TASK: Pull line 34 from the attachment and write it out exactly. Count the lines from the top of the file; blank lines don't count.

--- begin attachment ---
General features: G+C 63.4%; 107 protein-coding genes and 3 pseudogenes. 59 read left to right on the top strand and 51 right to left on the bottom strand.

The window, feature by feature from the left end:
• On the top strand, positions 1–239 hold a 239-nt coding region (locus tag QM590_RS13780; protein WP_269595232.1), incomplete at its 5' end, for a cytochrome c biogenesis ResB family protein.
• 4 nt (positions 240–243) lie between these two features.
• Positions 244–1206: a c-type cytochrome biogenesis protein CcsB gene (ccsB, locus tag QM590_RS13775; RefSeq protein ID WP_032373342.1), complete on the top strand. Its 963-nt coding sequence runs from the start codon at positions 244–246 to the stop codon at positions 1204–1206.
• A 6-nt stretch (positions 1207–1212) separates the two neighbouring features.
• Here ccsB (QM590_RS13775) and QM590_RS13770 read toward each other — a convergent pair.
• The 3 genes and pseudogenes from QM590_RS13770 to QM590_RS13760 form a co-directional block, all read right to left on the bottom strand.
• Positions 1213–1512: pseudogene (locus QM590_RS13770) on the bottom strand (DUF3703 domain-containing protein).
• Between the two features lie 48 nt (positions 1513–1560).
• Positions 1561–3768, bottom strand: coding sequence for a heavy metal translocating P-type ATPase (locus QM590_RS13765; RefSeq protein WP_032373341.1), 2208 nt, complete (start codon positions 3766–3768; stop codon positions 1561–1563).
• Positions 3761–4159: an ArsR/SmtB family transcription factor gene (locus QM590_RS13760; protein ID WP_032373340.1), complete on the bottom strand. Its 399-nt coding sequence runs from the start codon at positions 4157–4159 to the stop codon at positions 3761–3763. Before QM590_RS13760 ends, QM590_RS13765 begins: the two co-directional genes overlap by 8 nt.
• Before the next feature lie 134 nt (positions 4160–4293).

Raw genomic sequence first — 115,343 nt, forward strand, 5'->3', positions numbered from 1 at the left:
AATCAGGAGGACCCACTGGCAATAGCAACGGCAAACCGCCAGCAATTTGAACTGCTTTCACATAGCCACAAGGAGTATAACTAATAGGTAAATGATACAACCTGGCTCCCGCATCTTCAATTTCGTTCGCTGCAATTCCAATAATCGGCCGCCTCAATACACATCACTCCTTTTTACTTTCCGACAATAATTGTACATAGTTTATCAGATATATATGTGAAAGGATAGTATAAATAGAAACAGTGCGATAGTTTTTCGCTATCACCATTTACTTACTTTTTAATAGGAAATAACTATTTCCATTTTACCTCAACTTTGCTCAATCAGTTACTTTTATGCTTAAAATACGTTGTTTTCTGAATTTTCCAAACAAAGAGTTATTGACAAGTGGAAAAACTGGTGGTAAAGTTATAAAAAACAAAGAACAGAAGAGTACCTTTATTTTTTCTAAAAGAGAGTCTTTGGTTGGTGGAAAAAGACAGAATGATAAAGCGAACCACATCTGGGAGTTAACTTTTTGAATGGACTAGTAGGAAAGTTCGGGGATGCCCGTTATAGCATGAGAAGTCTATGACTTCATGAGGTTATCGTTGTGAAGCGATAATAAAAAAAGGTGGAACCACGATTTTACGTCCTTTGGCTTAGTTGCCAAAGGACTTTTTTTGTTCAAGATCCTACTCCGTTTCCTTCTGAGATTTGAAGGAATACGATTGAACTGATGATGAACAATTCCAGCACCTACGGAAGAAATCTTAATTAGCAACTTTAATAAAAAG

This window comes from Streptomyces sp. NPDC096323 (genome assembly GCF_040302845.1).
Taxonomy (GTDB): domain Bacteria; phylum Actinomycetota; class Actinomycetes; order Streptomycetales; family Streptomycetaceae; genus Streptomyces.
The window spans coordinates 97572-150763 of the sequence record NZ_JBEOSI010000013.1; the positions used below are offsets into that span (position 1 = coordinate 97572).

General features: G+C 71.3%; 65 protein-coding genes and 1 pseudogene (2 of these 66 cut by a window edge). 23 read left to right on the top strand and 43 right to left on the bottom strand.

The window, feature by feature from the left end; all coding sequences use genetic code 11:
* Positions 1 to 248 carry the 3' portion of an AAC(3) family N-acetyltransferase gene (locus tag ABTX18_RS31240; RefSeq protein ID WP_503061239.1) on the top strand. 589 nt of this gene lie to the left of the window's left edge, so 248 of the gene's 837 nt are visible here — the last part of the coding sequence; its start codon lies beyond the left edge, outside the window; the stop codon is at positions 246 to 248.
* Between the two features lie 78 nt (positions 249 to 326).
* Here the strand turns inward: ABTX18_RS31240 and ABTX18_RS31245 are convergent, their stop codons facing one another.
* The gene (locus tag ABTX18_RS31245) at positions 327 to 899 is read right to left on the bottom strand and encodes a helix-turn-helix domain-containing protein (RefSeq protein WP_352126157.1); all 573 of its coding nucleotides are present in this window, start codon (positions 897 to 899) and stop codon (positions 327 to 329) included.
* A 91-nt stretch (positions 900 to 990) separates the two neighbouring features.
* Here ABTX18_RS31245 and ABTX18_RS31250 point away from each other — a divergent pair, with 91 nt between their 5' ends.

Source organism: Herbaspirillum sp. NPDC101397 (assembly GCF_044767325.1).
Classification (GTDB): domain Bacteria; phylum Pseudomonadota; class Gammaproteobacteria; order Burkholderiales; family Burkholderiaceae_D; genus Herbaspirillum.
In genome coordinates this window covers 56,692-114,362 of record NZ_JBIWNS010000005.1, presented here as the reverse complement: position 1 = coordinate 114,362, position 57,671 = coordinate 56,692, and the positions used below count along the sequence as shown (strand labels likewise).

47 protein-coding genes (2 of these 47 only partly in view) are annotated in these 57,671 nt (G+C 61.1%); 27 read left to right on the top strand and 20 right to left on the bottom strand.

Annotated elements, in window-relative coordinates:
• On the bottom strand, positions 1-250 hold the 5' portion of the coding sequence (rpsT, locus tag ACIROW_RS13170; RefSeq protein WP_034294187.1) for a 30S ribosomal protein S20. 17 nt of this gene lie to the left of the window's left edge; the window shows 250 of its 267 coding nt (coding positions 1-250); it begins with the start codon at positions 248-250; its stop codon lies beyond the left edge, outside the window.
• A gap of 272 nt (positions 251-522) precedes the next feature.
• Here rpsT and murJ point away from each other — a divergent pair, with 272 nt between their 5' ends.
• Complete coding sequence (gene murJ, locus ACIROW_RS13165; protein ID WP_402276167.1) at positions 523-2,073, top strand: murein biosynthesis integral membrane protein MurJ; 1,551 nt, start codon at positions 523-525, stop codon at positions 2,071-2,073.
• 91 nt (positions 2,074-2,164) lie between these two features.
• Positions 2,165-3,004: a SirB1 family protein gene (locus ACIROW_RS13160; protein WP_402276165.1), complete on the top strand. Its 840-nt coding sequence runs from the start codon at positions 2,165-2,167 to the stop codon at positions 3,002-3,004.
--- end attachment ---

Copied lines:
• Here rpsT and murJ point away from each other — a divergent pair, with 272 nt between their 5' ends.